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Since then, the scandal has also reached international level: Szilárd Demeter’s op-ed was condemned by the Israeli embassy and the International Auschwitz Commission, but the American Jewish Committee also spoke out against the “horrible” outburst of the ministerial commissioner. The latter wrote that he attacked Soros and the EU in an anti-Semitic way. According to the president of the organization, this marks a new depth in the anti-Semitic, anti-European campaign in Hungary, which is repulsive not only to Hungarian Holocaust survivors.
Demeter: EU and Soros are practically importing a new kind of anti-Semitism
Although Demeter eventually withdrew his article after the storm of indignation and even deleted his Facebook page, he responded to Mazsihisz in a statement on Sunday morning, defending his standpoint. He wrote that the Holocaust and all that happened in the 20th century with the Jewish community, is “…inalienable. It is a common heritage for all of us. And it is the common responsibility for all of us to never let it – or something similar – happen again in Europe.”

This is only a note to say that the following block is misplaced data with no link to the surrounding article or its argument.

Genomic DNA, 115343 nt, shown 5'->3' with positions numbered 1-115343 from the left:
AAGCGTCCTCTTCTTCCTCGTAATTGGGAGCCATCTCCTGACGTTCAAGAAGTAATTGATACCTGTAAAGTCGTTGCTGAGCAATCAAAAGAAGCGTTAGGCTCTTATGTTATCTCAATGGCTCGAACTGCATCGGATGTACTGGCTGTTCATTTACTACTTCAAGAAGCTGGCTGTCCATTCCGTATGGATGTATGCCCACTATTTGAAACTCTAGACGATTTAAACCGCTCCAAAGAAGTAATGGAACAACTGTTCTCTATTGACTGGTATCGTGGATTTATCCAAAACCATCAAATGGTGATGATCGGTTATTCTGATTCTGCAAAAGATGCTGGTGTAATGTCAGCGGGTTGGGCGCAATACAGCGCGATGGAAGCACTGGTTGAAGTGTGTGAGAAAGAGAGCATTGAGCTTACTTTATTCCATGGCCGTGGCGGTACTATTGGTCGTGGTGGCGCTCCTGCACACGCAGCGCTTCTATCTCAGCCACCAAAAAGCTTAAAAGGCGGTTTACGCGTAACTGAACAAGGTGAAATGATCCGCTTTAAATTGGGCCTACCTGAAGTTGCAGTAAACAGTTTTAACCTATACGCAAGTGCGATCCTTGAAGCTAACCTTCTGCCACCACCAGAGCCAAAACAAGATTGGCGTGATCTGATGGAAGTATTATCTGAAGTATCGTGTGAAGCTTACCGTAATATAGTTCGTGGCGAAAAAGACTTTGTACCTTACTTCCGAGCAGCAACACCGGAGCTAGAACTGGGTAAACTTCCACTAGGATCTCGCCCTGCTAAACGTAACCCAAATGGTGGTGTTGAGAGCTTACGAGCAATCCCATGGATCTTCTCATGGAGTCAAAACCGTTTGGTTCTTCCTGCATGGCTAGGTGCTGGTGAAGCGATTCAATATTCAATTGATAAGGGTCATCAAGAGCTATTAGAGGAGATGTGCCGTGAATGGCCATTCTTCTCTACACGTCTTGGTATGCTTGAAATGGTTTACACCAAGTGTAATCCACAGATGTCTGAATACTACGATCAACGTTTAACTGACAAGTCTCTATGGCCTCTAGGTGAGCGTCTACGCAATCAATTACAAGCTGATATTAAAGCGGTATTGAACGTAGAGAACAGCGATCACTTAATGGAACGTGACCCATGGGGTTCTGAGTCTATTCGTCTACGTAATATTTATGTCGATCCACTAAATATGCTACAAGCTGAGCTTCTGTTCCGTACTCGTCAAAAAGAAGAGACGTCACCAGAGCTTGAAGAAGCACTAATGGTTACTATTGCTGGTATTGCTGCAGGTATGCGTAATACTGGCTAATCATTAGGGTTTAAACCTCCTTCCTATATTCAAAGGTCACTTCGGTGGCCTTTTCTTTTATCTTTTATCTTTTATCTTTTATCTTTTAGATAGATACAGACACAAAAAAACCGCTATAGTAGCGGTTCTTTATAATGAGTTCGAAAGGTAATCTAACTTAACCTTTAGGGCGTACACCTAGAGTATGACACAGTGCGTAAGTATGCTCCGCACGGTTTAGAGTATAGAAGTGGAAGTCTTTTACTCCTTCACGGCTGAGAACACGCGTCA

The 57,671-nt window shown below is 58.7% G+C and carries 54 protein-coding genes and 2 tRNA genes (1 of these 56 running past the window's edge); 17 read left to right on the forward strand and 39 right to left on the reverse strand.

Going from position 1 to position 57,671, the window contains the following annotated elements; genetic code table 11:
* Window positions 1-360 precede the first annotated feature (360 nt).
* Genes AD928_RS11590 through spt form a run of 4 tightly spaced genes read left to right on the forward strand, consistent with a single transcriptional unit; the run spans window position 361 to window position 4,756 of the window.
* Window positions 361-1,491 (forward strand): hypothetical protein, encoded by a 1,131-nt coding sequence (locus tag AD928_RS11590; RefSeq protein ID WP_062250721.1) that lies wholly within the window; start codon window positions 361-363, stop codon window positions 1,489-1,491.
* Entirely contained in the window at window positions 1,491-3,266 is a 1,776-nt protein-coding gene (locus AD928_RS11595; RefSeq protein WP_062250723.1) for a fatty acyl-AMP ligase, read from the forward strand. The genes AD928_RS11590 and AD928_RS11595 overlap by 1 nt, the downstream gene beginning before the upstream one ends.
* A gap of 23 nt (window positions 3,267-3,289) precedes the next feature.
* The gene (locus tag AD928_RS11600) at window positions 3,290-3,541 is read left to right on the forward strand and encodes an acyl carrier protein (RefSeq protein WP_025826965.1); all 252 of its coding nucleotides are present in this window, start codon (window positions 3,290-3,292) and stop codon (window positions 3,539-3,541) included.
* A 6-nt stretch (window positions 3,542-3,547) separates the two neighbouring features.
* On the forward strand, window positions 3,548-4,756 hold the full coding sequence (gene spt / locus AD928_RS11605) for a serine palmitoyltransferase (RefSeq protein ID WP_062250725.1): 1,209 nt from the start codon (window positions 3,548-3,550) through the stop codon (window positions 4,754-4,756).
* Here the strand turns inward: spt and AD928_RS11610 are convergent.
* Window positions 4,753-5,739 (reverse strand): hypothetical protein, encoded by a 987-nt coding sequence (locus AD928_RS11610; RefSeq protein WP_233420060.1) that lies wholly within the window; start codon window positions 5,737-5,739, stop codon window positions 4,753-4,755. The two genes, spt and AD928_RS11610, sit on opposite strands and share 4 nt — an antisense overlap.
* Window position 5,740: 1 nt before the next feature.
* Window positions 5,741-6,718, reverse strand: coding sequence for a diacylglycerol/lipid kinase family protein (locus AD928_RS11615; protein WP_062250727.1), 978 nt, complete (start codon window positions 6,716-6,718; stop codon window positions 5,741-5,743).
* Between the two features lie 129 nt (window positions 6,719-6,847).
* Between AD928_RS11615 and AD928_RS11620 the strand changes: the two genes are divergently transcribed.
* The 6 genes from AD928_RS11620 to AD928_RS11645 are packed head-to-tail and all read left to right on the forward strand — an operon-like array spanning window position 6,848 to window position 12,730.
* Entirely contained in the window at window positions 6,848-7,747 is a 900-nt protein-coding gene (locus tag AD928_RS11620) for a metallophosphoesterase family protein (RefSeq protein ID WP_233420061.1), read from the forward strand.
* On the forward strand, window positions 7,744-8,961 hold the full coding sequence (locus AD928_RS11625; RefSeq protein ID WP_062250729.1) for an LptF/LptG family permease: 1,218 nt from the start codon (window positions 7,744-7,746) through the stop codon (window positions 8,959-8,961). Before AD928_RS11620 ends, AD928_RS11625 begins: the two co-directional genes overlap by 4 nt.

Then he continued by saying that “…the focus is currently on the word ‘similar.’ In Europe, and more specifically in the European Union, illegal migration is now being promoted under the guise of an “open society.” The majority of migrants are Muslim. The EU’s voices, led by speculator György Soros, are practically importing a new kind of anti-Semitism – it is proven by a plethora of atrocities and terrorist attacks threatening the lives of Jews in recent years.” According to Demeter, “75 years after Auschwitz, we see that the liberal mainstream is operating a net of Nazi logic. It is unacceptable. And I don’t accept it.” He concluded by saying that he wanted Hungary to remain one of the safest countries in Europe for both Jewish and Christian Hungarians.
Public figures and politicians ask for Demeter’s resignation
So far, more than six thousand people have signed a petition and an open letter published on Sunday, according to which Szilárd Demeter should immediately resign from all public functions – including his position as the director of the Petőfi Literary Museum and as a Ministerial Commissioner – and withdraw from public life. The petition was also supported by Budapest Mayor Gergely Karácsony. Among the signatories there are several well-known public figures and artists (including Mátyás Erdély, cinematographer of the Oscar winning Holocaust drama, Son of Saul, poets and authors Lajos Parti Nagy, György Spiró, Árpád Schilling, and Péter Závada, and politicians such as Benedek Jávor of Párbeszéd, and Péter Ungár of LMP). At the same time, former Prime Minister Gordon Bajnai wrote in an open letter to Prime Minister Viktor Orbán that if Demeter is still a government official on Monday, it suggests that what he wrote in his article reflects the government’s position.
In the featured photo: Szilárd Demeter. Photo by Tibor Illyés/MTI